Yes, we all fall down. We all make mistakes. We fail, we get up, succeed, just to fail again.

  • A boxer that gets knocked down, just to get up again and continue the fight.
  • A rocket that fails, just to launch successfully later.
  • Evel Knievel, crashing with his bike, just to be helped up again.
  • Popeye, knocked out, revived by spinach.

Great commercial. Tapping into popular culture and the emotion many Americans are feeling right now after they fell down. Battered and bruised. But ready to get up and fight again.

But it’s a commercial that shouldn’t have been written for GM. It should have been made for a company that made one huge mistake and tries to move on from there. It might have worked for Nike when they were associated with sweatshops. Nike is a well-run company with an innovative spirit. Sure, they fall down. Like we all do.

GM didn’t fall down. GM’s demise was decades in the making. It was based on being not in touch with the desires and needs of people, their arrogance of not watching the competition closely and, maybe most importantly, how GM’s structure and culture related to its strategy. When I started working with Mercedes-Benz in the 90’s, their executives were already talking about the future demise of GM.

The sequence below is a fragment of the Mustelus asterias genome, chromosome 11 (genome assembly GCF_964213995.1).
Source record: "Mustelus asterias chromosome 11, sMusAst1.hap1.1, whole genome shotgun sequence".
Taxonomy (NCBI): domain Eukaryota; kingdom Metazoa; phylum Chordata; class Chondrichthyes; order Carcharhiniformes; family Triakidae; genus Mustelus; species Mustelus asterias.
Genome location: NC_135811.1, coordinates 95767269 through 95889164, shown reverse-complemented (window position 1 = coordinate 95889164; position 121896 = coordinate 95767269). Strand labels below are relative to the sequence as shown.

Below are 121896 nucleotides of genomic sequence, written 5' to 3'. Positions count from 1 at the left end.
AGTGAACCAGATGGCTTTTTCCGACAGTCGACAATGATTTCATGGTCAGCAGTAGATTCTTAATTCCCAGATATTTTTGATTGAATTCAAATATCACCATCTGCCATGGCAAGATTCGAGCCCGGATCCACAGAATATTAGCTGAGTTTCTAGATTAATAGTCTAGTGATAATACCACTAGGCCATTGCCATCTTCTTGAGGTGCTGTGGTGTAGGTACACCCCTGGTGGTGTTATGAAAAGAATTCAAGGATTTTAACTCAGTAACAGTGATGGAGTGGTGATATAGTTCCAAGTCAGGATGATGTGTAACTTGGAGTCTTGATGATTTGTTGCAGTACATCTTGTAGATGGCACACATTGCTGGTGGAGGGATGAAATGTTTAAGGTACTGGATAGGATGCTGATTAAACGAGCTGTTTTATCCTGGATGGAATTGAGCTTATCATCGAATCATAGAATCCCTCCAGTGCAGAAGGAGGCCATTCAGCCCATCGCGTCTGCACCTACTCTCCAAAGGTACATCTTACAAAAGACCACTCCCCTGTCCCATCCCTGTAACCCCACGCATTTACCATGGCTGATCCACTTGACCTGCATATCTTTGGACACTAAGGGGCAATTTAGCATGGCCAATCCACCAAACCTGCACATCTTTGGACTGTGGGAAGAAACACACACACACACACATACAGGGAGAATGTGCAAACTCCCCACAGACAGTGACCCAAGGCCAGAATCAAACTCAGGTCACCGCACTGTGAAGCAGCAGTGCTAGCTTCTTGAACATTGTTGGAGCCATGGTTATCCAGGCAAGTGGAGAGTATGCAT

You can create beautiful commercials (as to be expected by Goodby) but if your message is at its core intellectually dishonest, you still waste your money. And create an uproar on conservative blogs and in comment sections on various Social Networks:

“This makes me SICK. I don’t owe auto workers union members a retirement, medical care, or ANYTHING else. I will NEVER-NEVER-NEVER own a GM product.”

“One major difference GM. Everyone that you showed getting back up, did so on their own.”

“It does take courage, because GM just slapped taxpayers in the face. Should thieves make commercials expressing gratitude to their victims?Most companies wouldn’t make this because the bailout resides in so many moral hazards it was inconceivable. Perhaps we’ll see more of these ads in the future now that the precedent’s been set.”

“This makes me sick to my guts. GM could never get approved for a loan from a bank, but small businesses and individuals get laughed at when they need help.”

Instead, GM should have stuck with the tone of its initial apology letter:

While we’re still the U.S. sales leader, we acknowledge we have disappointed you. At times we violated your trust by letting our quality fall below industry standards and our designs become lackluster. We have proliferated our brands and dealer network to the point where we lost adequate focus on our core U.S. market. We also biased our product mix toward pick-up trucks and SUVs. And, we made commitments to compensation plans that have proven to be unsustainable in today’s globally competitive industry. We have paid dearly for these decisions, learned from them and are working hard to correct them by restructuring our U.S. business to be viable for the long term.”

Oh, and Randle D. Raggio from HBR disagrees with me.